Life With Music (a.k.a. Coda), 2019.
Directed by Claude Lalonde.
Starring Patrick Stewart, Katie Holmes, and Giancarlo Esposito.
A conflicted virtuoso pianist with performance anxiety, strikes an unusual relationship with a young music critic.
Emotional dramas centered around the subject of music is not something new. They can come in myriad forms, ranging from pageantry filled biographical dramas like Milos Foreman’s Amadeus or more small-scale romantic comedies like John Carney’s Once. Every year brings its share of similarly themed films and director Claude Lalonde’s Life with Music comfortably fulfills the need for such a guilty pleasure, in this trouble filled year.
Life with Music follows the story of pianist virtuoso Sir Henry Cole (Patrick Stewart) who, following his wife’s tragic demise has become something of a recluse and taken a lengthy break from performing music in public. But Cole has second thoughts about his triumphant return to the world of music; he has started developing stage fright and experiencing anxiety issues during his performances, much like an inexperienced novice would. He too is at a loss to explain his current predicament to his ever-intuitive confidant cum manager Paul (Giancarlo Esposito). Enter vivacious free-spirited music critic Helen Morrison (Katie Holmes), who turns Cole’s life upside down and inspires him to overcome his fears and bring happiness to others through his music.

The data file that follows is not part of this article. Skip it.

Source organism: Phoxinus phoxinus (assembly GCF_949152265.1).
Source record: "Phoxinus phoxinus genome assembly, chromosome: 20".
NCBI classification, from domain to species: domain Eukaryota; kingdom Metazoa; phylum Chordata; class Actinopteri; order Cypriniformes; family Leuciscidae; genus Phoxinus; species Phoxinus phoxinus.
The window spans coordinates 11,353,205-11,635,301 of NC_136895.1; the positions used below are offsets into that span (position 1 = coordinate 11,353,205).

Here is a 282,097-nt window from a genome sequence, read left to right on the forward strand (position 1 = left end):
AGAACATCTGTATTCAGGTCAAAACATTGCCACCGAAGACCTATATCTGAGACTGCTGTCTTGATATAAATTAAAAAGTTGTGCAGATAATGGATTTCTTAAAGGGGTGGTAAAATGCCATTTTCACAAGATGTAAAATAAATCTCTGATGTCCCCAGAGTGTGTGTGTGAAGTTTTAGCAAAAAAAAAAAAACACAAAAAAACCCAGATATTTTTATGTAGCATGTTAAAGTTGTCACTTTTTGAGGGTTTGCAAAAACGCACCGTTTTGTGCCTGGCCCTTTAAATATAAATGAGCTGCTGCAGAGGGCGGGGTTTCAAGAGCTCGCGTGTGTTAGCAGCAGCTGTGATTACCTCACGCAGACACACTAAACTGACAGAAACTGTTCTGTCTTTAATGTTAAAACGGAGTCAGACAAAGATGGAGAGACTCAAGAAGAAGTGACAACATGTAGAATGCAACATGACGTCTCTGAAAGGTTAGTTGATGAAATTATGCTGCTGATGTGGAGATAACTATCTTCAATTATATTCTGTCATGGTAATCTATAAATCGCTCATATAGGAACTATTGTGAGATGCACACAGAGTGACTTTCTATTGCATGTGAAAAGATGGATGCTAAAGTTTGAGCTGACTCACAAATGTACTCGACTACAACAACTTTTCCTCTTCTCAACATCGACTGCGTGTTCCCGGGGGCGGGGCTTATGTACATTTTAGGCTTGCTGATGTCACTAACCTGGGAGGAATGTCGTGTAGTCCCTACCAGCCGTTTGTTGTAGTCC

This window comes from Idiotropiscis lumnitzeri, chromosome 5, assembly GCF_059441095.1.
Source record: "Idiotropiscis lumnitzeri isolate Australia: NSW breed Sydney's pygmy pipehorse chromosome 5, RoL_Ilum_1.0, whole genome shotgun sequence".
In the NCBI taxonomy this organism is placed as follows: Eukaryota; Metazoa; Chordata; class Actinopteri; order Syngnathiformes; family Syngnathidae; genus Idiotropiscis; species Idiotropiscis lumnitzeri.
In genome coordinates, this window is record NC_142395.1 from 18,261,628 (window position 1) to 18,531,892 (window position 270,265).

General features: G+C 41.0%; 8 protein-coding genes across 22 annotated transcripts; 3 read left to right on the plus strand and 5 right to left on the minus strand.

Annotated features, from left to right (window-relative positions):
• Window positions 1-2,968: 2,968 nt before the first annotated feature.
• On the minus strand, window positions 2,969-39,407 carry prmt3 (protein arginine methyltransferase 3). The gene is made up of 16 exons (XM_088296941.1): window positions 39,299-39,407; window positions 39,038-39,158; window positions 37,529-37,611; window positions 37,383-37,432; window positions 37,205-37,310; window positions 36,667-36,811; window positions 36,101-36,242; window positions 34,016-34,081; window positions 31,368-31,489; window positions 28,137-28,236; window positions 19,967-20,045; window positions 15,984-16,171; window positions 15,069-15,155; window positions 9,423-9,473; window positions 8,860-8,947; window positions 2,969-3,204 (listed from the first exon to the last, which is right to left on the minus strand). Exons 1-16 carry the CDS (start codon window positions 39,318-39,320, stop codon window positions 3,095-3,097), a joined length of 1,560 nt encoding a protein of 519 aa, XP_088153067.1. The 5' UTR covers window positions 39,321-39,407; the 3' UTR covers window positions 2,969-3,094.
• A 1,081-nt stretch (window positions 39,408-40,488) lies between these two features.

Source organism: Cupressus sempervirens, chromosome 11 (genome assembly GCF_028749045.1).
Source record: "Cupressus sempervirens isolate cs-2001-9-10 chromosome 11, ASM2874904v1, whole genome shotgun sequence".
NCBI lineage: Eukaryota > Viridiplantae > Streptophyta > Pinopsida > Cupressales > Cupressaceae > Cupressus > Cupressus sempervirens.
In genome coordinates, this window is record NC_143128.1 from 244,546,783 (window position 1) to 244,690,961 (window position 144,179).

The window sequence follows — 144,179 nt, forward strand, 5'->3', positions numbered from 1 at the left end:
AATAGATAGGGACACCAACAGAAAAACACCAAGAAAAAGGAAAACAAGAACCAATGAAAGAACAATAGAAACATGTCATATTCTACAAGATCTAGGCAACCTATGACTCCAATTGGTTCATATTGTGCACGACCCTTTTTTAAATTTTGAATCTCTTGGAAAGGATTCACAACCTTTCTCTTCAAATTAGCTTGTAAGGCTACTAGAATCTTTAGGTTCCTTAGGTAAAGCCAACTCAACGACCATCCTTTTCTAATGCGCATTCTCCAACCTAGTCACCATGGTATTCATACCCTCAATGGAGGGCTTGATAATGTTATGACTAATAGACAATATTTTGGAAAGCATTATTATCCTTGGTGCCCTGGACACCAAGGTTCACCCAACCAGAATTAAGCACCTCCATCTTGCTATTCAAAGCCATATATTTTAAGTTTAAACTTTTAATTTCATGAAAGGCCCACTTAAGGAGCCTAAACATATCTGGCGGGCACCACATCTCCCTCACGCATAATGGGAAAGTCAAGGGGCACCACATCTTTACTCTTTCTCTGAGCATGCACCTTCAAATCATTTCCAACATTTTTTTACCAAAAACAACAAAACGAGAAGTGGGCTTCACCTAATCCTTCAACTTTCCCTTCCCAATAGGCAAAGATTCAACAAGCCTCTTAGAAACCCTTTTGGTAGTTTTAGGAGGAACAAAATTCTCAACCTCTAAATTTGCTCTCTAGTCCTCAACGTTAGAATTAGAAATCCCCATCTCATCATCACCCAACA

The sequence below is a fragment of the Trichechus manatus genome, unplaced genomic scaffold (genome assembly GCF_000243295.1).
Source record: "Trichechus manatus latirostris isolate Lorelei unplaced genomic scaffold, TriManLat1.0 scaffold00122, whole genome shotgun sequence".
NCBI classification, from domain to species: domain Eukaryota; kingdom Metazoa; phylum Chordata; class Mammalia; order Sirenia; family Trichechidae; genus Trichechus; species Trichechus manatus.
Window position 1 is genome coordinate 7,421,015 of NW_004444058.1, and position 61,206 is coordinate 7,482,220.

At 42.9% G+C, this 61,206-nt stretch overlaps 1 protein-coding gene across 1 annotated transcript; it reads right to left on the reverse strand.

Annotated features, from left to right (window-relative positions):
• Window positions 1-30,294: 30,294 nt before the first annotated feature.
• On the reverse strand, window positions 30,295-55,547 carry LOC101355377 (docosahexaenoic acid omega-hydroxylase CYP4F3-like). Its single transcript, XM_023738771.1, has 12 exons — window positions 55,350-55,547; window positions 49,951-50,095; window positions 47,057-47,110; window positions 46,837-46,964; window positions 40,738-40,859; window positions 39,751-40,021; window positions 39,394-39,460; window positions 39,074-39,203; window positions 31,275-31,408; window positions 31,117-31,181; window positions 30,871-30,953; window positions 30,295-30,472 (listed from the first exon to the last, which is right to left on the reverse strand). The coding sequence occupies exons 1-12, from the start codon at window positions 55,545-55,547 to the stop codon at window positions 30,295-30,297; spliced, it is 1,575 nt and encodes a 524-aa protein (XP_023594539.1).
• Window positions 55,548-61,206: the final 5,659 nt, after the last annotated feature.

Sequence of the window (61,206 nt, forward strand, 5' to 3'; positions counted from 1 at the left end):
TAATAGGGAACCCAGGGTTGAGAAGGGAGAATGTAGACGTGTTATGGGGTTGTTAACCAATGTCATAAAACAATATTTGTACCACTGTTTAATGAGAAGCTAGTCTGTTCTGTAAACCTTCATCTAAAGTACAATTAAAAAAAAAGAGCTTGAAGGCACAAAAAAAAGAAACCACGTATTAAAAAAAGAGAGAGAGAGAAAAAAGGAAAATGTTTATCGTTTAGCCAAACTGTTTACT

Both Patrick Stewart and Katie Holmes possess great chemistry as the film’s leads adding life and a certain ‘oomph’ to the proceedings because-make no mistake-the plot is quite a derivative and predictable one. Stewart imbues his character with a sense of quiet elegance and emotional restraint, while Holmes truly shines as the conflicted artist’s effervescent muse. In the supporting roles category, the ever-dependable Giancarlo Esposito of Breaking Bad fame is the one worth mentioning here. Esposito instills his onscreen persona with the right amount of charm, humor and emotion, deftly balancing his limited screen time with the two leads while delivering a memorable performance.
From a technical standpoint cinematographer Guy Dufaux deserves high-praise for crafting a beautiful looking film replete with some stunning landscape montages. The film’s sublime soundtrack composed of uncommonly featured classical pieces from the likes of Schuman, Schubert and Rachmaninoff, is also worthy of note.
Life with Music may be predictable, but it does offer a charmingly refreshing diversion from a cinematic landscape choking on caped crusader shenanigans and computer-generated razzmatazz… which is just what the audience needs right now.
Flickering Myth Rating – Film: ★ ★ ★ ★ / Movie: ★ ★ ★ ★
Hasitha Fernando is a part-time medical practitioner and full-time cinephile. Follow him on Twitter via @DoctorCinephile for regular updates on the world of entertainment.